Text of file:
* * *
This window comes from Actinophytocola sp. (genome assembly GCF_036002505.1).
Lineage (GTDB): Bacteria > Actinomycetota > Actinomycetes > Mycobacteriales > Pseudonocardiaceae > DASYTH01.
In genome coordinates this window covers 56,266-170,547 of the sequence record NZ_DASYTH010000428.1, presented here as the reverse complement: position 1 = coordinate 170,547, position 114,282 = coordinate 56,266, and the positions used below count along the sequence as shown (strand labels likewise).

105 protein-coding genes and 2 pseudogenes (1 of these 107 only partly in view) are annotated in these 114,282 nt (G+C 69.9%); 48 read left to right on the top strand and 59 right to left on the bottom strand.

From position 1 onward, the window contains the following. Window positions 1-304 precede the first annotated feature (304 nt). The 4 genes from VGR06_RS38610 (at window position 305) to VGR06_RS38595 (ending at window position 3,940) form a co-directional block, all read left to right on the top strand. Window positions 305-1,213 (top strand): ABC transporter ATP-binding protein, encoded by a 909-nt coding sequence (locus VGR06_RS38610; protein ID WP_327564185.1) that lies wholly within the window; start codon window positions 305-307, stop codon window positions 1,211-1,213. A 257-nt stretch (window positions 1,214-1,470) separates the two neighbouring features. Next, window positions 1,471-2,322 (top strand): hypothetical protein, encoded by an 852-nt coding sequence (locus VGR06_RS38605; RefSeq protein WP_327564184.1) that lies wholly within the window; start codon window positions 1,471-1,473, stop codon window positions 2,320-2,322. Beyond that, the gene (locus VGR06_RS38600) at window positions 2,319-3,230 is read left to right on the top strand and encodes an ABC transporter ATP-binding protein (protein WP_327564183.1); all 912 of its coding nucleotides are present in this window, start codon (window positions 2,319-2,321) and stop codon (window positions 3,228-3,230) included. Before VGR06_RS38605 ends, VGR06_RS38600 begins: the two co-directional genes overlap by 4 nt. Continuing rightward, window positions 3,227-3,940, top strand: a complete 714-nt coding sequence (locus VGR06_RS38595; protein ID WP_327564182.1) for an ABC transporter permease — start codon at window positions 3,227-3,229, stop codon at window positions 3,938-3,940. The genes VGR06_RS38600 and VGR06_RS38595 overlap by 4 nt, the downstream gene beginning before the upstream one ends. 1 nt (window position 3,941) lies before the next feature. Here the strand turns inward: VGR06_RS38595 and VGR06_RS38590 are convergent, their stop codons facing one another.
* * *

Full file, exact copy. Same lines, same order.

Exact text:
This window comes from Actinophytocola sp. (genome assembly GCF_036002505.1).
Lineage (GTDB): Bacteria > Actinomycetota > Actinomycetes > Mycobacteriales > Pseudonocardiaceae > DASYTH01.
In genome coordinates this window covers 56,266-170,547 of the sequence record NZ_DASYTH010000428.1, presented here as the reverse complement: position 1 = coordinate 170,547, position 114,282 = coordinate 56,266, and the positions used below count along the sequence as shown (strand labels likewise).

105 protein-coding genes and 2 pseudogenes (1 of these 107 only partly in view) are annotated in these 114,282 nt (G+C 69.9%); 48 read left to right on the top strand and 59 right to left on the bottom strand.

From position 1 onward, the window contains the following. Window positions 1-304 precede the first annotated feature (304 nt). The 4 genes from VGR06_RS38610 (at window position 305) to VGR06_RS38595 (ending at window position 3,940) form a co-directional block, all read left to right on the top strand. Window positions 305-1,213 (top strand): ABC transporter ATP-binding protein, encoded by a 909-nt coding sequence (locus VGR06_RS38610; protein ID WP_327564185.1) that lies wholly within the window; start codon window positions 305-307, stop codon window positions 1,211-1,213. A 257-nt stretch (window positions 1,214-1,470) separates the two neighbouring features. Next, window positions 1,471-2,322 (top strand): hypothetical protein, encoded by an 852-nt coding sequence (locus VGR06_RS38605; RefSeq protein WP_327564184.1) that lies wholly within the window; start codon window positions 1,471-1,473, stop codon window positions 2,320-2,322. Beyond that, the gene (locus VGR06_RS38600) at window positions 2,319-3,230 is read left to right on the top strand and encodes an ABC transporter ATP-binding protein (protein WP_327564183.1); all 912 of its coding nucleotides are present in this window, start codon (window positions 2,319-2,321) and stop codon (window positions 3,228-3,230) included. Before VGR06_RS38605 ends, VGR06_RS38600 begins: the two co-directional genes overlap by 4 nt. Continuing rightward, window positions 3,227-3,940, top strand: a complete 714-nt coding sequence (locus VGR06_RS38595; protein ID WP_327564182.1) for an ABC transporter permease — start codon at window positions 3,227-3,229, stop codon at window positions 3,938-3,940. The genes VGR06_RS38600 and VGR06_RS38595 overlap by 4 nt, the downstream gene beginning before the upstream one ends. 1 nt (window position 3,941) lies before the next feature. Here the strand turns inward: VGR06_RS38595 and VGR06_RS38590 are convergent, their stop codons facing one another.